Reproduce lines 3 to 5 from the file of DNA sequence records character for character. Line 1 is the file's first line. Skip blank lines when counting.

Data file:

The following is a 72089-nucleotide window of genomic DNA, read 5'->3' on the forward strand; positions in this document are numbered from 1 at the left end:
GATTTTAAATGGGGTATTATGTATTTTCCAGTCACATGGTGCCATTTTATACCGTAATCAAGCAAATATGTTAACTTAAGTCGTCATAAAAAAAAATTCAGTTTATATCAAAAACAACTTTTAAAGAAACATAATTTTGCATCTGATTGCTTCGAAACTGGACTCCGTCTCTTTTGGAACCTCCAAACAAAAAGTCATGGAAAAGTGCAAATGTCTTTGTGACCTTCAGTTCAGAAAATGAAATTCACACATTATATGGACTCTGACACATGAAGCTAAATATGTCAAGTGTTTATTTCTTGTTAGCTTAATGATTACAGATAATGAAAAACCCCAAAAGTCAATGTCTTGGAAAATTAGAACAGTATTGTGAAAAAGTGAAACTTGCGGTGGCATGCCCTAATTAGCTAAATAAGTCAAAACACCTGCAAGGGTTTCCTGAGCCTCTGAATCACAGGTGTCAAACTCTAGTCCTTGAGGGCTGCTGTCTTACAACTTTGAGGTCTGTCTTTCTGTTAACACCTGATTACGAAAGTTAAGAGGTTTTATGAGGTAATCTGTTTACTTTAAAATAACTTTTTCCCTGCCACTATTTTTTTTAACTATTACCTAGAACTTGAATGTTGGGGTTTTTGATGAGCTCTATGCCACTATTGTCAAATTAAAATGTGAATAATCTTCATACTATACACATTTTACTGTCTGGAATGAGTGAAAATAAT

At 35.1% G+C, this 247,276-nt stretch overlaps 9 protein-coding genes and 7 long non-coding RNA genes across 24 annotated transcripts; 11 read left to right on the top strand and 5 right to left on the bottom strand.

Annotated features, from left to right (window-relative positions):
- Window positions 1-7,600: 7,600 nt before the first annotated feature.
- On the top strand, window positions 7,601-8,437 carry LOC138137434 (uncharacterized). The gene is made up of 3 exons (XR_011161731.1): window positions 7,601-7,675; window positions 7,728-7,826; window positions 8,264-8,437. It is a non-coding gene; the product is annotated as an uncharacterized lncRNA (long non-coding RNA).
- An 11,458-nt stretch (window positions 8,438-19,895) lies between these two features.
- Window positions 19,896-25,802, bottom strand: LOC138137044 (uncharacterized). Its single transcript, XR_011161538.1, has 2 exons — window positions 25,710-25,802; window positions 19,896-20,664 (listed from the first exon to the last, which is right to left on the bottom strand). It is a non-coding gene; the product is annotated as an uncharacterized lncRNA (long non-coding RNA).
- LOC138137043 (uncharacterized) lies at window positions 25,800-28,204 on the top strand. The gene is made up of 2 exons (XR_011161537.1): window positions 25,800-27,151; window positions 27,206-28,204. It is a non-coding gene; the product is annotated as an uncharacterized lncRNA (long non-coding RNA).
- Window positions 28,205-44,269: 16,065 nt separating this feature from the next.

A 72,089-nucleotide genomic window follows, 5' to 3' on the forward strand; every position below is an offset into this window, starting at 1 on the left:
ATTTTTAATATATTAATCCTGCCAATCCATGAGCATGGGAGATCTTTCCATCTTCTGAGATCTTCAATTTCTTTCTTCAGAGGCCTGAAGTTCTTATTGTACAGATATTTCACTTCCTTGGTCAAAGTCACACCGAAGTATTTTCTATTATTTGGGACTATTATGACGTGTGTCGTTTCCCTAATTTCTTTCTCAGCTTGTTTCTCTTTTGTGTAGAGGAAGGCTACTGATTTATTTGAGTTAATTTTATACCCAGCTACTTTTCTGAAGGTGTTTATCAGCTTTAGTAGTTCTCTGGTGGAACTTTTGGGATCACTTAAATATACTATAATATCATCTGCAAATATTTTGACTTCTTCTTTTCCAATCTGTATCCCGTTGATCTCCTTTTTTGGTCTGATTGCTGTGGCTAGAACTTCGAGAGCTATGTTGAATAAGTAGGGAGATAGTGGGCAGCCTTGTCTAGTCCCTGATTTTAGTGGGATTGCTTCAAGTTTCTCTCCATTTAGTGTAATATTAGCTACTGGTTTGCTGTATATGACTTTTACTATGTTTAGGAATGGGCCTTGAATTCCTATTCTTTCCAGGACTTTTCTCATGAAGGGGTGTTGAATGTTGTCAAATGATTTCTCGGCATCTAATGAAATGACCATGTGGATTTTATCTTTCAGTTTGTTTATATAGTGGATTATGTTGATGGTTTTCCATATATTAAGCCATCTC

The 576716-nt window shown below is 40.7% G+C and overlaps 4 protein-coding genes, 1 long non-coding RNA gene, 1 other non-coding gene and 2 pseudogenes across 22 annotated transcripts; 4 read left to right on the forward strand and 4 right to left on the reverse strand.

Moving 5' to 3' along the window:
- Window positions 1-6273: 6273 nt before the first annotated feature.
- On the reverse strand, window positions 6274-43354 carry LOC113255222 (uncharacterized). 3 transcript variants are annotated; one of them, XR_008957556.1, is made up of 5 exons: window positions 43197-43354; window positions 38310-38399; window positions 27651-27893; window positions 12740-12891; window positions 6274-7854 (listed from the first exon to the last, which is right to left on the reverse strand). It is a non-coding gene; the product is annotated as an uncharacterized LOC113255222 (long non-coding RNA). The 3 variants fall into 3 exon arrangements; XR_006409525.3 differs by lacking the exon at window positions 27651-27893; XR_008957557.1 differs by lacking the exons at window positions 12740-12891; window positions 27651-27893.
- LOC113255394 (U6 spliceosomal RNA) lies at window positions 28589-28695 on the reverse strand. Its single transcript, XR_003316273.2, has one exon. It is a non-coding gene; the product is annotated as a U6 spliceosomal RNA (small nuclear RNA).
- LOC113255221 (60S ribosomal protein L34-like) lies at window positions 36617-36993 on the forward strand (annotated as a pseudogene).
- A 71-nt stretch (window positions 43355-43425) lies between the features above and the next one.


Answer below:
At 35.1% G+C, this 247,276-nt stretch overlaps 9 protein-coding genes and 7 long non-coding RNA genes across 24 annotated transcripts; 11 read left to right on the top strand and 5 right to left on the bottom strand.

Annotated features, from left to right (window-relative positions):
- Window positions 1-7,600: 7,600 nt before the first annotated feature.